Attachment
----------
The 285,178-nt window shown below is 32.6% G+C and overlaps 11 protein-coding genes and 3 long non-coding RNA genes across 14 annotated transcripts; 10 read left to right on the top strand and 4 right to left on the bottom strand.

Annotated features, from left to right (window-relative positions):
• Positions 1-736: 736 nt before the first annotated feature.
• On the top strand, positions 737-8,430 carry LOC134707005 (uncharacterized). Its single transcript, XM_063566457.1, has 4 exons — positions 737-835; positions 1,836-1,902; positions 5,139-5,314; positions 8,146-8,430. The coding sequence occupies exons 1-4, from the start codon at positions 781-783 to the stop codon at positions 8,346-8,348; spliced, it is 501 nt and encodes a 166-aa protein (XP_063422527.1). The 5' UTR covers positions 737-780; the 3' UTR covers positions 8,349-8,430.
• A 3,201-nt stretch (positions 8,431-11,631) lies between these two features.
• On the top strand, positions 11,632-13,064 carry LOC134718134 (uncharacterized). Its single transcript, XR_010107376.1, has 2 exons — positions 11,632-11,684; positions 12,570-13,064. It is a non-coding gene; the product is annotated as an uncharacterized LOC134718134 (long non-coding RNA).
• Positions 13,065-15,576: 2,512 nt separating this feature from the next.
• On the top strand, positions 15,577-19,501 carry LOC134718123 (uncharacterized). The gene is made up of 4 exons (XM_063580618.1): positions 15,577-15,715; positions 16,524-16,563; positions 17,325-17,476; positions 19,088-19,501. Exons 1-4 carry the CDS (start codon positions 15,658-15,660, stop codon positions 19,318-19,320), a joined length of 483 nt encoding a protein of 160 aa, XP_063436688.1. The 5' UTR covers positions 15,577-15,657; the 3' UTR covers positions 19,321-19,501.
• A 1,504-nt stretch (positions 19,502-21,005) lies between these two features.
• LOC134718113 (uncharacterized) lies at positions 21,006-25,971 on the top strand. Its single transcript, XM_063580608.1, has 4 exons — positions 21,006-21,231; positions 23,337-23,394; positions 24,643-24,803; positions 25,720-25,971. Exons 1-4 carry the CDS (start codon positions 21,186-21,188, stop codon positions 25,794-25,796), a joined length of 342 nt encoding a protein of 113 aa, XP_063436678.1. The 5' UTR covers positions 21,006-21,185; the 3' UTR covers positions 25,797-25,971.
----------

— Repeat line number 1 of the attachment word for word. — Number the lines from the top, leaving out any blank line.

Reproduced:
The 285,178-nt window shown below is 32.6% G+C and overlaps 11 protein-coding genes and 3 long non-coding RNA genes across 14 annotated transcripts; 10 read left to right on the top strand and 4 right to left on the bottom strand.